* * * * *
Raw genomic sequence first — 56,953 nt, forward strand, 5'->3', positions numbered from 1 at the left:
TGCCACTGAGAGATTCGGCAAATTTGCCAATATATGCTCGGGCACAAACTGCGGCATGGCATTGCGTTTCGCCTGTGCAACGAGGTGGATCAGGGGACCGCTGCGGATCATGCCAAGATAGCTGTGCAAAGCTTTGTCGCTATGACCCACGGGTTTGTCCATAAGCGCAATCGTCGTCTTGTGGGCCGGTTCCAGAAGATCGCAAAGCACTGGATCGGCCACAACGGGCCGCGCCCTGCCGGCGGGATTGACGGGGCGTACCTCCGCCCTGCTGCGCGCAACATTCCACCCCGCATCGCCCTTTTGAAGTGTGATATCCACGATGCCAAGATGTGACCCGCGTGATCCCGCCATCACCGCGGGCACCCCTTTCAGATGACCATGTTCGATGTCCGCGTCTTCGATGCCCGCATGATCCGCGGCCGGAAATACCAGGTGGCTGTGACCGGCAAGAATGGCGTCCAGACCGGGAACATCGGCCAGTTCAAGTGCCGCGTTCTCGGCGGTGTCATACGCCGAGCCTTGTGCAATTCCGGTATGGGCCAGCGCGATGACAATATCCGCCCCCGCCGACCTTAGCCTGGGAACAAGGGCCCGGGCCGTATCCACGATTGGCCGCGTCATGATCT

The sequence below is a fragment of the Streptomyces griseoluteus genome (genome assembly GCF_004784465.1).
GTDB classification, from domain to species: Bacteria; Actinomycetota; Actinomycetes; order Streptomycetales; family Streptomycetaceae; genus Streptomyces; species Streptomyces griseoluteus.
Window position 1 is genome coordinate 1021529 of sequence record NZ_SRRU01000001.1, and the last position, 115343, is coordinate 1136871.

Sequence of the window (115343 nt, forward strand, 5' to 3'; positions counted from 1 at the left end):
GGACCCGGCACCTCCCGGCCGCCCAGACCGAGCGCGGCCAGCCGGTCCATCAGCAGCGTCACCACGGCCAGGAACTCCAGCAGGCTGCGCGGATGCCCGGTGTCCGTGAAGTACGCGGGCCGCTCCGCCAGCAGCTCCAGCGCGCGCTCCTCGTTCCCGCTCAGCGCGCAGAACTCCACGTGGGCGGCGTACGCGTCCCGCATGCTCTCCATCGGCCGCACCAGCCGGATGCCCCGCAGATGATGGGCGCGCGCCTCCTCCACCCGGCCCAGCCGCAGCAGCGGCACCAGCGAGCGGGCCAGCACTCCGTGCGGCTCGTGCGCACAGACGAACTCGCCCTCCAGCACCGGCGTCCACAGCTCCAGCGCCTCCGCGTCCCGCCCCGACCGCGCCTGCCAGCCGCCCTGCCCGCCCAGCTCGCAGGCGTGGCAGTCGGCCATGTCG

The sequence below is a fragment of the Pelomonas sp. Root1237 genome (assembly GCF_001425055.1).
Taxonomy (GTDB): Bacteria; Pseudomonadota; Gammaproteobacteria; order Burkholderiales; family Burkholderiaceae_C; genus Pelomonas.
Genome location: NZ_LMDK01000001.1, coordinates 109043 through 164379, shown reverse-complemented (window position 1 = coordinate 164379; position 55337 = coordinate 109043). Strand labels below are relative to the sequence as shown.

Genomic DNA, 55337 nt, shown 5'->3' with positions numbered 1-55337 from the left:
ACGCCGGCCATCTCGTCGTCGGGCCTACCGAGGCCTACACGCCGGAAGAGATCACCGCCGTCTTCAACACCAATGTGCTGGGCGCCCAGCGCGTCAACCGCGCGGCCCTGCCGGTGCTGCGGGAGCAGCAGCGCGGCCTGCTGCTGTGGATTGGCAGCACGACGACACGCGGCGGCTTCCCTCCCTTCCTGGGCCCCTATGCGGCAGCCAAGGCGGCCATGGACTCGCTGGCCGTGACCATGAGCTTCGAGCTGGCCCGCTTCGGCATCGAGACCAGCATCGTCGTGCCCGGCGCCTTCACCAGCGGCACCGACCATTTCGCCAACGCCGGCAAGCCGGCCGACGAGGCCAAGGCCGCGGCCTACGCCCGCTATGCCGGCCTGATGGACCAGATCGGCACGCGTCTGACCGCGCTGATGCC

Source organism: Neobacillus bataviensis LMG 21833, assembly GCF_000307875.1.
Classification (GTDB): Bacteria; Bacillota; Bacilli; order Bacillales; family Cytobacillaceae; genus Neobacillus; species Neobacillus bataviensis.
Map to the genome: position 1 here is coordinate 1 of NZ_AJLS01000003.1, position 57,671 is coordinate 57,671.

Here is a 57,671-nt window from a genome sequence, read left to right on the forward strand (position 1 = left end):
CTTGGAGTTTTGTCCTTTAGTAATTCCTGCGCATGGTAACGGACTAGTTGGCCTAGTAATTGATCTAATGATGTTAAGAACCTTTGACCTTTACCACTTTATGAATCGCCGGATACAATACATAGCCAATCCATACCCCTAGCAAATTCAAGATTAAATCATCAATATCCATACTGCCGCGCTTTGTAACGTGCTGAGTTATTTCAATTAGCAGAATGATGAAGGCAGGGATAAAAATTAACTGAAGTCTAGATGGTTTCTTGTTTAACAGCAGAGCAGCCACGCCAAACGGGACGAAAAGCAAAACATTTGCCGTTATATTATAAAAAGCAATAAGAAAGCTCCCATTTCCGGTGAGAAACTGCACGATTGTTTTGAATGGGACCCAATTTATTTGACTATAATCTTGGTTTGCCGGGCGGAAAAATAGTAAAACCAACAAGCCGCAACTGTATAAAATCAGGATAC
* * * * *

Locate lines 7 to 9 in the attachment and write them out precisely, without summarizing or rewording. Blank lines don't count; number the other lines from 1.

GGACCCGGCACCTCCCGGCCGCCCAGACCGAGCGCGGCCAGCCGGTCCATCAGCAGCGTCACCACGGCCAGGAACTCCAGCAGGCTGCGCGGATGCCCGGTGTCCGTGAAGTACGCGGGCCGCTCCGCCAGCAGCTCCAGCGCGCGCTCCTCGTTCCCGCTCAGCGCGCAGAACTCCACGTGGGCGGCGTACGCGTCCCGCATGCTCTCCATCGGCCGCACCAGCCGGATGCCCCGCAGATGATGGGCGCGCGCCTCCTCCACCCGGCCCAGCCGCAGCAGCGGCACCAGCGAGCGGGCCAGCACTCCGTGCGGCTCGTGCGCACAGACGAACTCGCCCTCCAGCACCGGCGTCCACAGCTCCAGCGCCTCCGCGTCCCGCCCCGACCGCGCCTGCCAGCCGCCCTGCCCGCCCAGCTCGCAGGCGTGGCAGTCGGCCATGTCG

The sequence below is a fragment of the Pelomonas sp. Root1237 genome (assembly GCF_001425055.1).
Taxonomy (GTDB): Bacteria; Pseudomonadota; Gammaproteobacteria; order Burkholderiales; family Burkholderiaceae_C; genus Pelomonas.